I read that runners should concentrate on drinking more water the week before an endurance race and to abstain from alcohol. This makes good sense to me. I do try to drink more water than anything else. When we eat out, I order water, and I have a glass in the kitchen that is always at varying levels of fullness. I do not drink soda pop (liquid candy) at all; however, I do drink coffee, and I know that it is dehydrating, and that I need to drink an additional glass of water for every cup of coffee to make up for it.
However, for future half marathons, I think I will make it my mission the previous week to ensure that I drink water a lot more. I recognize that this is a great habit anyway so rather than waiting for the next race as a justification for doing this, I want to start focusing on it this week (I just finished the glass I had in front of me and went to refill my glass in the kitchen before continuing to type!).
And I have to admit that I enjoyed multiple glasses of red wine during the week before the race ... not all in one evening, but one bottle's worth over the course of a few evenings. I just think that from now on, if a particular race is of significant importance to me (one in which I am setting a goal rather than doing for fun), I should "prove" it to myself by making a greater effort to abstain from dehydrating alcohol until after the event. I will drink wine after to celebrate! :)
ii) I should probably not run hard in a race the week before an endurance race. :)
I have also read about the so-called "rule" - a runner should not run another race for awhile after completing one. The rule states a day off for every K ran. This means a 10K race is okay every two weeks, and a half marathon is okay every 21 days. I ran a hard, hilly 10K in a great time (for me) the week before the half marathon. I knew already then that I should not be running that 10K "hard" and to treat it as an average, training 10K run, but I did not expect the Pinery run to be so hilly, and I am the type of person who is motivated by the adrenaline of being in a race with others.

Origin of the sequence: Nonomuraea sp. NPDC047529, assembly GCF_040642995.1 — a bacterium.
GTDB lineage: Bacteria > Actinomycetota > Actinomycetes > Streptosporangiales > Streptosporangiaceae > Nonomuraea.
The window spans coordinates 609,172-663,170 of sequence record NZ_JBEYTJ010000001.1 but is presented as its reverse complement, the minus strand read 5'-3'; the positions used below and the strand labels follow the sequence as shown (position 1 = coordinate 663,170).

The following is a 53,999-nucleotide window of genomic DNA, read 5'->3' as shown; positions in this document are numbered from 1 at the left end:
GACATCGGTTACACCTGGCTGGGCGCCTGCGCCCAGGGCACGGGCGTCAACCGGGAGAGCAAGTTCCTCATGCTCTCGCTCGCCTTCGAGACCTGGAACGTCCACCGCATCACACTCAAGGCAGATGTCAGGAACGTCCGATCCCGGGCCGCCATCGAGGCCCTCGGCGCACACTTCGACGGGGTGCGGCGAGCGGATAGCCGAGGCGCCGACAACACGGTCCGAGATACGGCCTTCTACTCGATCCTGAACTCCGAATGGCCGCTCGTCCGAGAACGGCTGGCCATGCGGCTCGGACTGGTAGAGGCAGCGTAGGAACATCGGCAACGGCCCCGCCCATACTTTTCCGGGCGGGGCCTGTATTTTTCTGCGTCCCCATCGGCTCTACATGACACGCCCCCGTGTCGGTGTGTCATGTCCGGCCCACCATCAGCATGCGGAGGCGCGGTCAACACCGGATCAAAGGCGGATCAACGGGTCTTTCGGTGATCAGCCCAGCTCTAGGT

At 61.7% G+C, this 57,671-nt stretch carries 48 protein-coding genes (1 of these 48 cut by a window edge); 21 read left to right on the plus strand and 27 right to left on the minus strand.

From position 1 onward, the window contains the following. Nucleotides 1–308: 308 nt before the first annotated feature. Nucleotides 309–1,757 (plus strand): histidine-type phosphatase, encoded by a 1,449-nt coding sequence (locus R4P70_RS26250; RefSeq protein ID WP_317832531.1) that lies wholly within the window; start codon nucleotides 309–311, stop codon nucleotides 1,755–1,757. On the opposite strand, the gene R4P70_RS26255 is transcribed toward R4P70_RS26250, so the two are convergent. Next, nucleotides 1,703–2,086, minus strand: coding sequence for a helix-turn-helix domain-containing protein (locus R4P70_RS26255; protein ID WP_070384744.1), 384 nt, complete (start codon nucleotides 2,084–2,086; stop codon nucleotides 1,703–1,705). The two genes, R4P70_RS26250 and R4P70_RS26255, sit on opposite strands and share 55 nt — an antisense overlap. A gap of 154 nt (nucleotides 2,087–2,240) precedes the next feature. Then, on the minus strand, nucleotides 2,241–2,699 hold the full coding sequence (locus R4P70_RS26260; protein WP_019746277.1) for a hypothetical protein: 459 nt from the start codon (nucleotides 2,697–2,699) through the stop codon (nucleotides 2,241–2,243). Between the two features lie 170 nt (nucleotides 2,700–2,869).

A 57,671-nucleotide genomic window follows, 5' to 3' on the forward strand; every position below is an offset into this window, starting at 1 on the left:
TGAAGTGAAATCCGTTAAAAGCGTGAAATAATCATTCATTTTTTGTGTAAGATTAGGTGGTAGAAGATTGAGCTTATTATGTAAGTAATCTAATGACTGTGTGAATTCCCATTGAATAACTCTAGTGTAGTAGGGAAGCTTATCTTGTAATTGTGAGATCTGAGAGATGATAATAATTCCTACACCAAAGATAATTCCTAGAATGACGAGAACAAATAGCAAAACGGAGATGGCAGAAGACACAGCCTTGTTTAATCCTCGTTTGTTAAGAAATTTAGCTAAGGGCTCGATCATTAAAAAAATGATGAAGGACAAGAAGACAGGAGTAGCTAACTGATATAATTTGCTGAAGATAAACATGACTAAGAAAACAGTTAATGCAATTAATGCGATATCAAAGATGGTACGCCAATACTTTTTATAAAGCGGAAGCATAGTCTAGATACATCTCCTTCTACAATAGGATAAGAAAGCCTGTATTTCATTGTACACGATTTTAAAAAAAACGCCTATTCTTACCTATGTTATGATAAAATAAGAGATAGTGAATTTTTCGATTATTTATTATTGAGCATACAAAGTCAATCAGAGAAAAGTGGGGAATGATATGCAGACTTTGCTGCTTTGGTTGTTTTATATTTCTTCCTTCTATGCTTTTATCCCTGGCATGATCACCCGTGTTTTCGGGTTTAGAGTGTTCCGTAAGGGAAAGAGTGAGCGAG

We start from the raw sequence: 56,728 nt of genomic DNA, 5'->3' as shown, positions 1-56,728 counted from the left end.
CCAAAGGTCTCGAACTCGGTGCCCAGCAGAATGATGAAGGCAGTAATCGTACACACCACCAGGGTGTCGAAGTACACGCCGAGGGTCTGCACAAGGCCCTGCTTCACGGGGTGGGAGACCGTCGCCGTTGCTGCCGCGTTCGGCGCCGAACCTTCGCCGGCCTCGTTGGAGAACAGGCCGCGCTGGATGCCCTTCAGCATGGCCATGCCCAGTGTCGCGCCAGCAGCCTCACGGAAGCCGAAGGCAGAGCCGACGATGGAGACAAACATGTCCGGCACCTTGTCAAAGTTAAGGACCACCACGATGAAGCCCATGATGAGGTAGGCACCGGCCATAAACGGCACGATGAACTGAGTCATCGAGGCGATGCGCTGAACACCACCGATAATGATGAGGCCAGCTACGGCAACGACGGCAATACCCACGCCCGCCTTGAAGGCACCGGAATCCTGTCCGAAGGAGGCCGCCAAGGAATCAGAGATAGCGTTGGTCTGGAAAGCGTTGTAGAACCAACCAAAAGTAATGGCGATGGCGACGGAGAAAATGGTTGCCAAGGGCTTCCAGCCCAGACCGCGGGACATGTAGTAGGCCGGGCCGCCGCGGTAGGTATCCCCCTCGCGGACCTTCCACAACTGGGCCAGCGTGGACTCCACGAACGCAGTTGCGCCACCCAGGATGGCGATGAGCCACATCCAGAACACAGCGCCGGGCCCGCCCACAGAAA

The fact is, being in both the Pinery Provincial Park 10K Run and the NFIM half marathon was more important to me than not running the 10K in order to "save myself" for the HM. I do not regret the decision I made at all. I am just thinking out loud on my blog that, in the future, if I am going to set a certain PR goal for myself, perhaps I may choose differently ...
I was just reading an interesting discussion between runners on Dailymile under one woman's profile. She was asking her friends if she should participate in a 10K run this weekend (the same 10K I am in this weekend, which is how I found the discussion). She is running her first marathon the following weekend in Hamilton. Most of her friends said "no", don't do it, whereas others told her that if she could run the 10K easy, without getting competitive and running her best, then it was okay. A few other runners quoted the rule I referred to above whereas another runner said, forget the rule! How do you feel? In conclusion, she has decided not to run in the 10K this weekend. This runner has decided that she cannot run the 10K without becoming competitive and running as hard as she can. For me, this discussion was thought provoking, especially given my recent schedule of Sundays - 10K race; 20 K long training run; 10K race; half marathon; 10K race.